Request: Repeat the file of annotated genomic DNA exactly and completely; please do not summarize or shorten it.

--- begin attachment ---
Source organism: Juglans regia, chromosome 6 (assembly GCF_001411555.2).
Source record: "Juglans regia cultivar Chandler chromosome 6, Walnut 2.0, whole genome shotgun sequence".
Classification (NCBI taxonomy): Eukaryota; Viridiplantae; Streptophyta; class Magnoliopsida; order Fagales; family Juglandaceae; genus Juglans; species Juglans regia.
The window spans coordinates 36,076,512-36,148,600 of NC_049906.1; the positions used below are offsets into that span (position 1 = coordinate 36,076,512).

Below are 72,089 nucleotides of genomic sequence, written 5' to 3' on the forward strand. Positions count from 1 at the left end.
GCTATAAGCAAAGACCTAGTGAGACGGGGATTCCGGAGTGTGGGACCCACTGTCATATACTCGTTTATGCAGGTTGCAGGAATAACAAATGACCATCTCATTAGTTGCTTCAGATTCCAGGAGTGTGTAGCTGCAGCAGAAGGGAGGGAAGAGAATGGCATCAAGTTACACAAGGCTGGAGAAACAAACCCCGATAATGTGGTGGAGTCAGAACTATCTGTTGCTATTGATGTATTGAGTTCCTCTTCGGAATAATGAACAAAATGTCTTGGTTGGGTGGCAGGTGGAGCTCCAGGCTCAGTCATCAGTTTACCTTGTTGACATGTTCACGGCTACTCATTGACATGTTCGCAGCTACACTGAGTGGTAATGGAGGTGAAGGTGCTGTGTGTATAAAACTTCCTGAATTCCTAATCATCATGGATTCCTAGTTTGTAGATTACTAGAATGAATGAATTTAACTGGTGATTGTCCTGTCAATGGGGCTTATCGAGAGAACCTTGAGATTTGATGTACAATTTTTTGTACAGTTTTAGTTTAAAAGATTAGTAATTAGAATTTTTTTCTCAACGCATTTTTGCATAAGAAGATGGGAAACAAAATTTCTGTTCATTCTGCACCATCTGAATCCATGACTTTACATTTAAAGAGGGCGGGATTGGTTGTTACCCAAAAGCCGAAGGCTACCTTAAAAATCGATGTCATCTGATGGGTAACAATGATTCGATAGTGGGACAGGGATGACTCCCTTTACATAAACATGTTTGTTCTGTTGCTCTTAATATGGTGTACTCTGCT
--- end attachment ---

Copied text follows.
Source organism: Juglans regia, chromosome 6 (assembly GCF_001411555.2).
Source record: "Juglans regia cultivar Chandler chromosome 6, Walnut 2.0, whole genome shotgun sequence".
Classification (NCBI taxonomy): Eukaryota; Viridiplantae; Streptophyta; class Magnoliopsida; order Fagales; family Juglandaceae; genus Juglans; species Juglans regia.
The window spans coordinates 36,076,512-36,148,600 of NC_049906.1; the positions used below are offsets into that span (position 1 = coordinate 36,076,512).

Below are 72,089 nucleotides of genomic sequence, written 5' to 3' on the forward strand. Positions count from 1 at the left end.
GCTATAAGCAAAGACCTAGTGAGACGGGGATTCCGGAGTGTGGGACCCACTGTCATATACTCGTTTATGCAGGTTGCAGGAATAACAAATGACCATCTCATTAGTTGCTTCAGATTCCAGGAGTGTGTAGCTGCAGCAGAAGGGAGGGAAGAGAATGGCATCAAGTTACACAAGGCTGGAGAAACAAACCCCGATAATGTGGTGGAGTCAGAACTATCTGTTGCTATTGATGTATTGAGTTCCTCTTCGGAATAATGAACAAAATGTCTTGGTTGGGTGGCAGGTGGAGCTCCAGGCTCAGTCATCAGTTTACCTTGTTGACATGTTCACGGCTACTCATTGACATGTTCGCAGCTACACTGAGTGGTAATGGAGGTGAAGGTGCTGTGTGTATAAAACTTCCTGAATTCCTAATCATCATGGATTCCTAGTTTGTAGATTACTAGAATGAATGAATTTAACTGGTGATTGTCCTGTCAATGGGGCTTATCGAGAGAACCTTGAGATTTGATGTACAATTTTTTGTACAGTTTTAGTTTAAAAGATTAGTAATTAGAATTTTTTTCTCAACGCATTTTTGCATAAGAAGATGGGAAACAAAATTTCTGTTCATTCTGCACCATCTGAATCCATGACTTTACATTTAAAGAGGGCGGGATTGGTTGTTACCCAAAAGCCGAAGGCTACCTTAAAAATCGATGTCATCTGATGGGTAACAATGATTCGATAGTGGGACAGGGATGACTCCCTTTACATAAACATGTTTGTTCTGTTGCTCTTAATATGGTGTACTCTGCT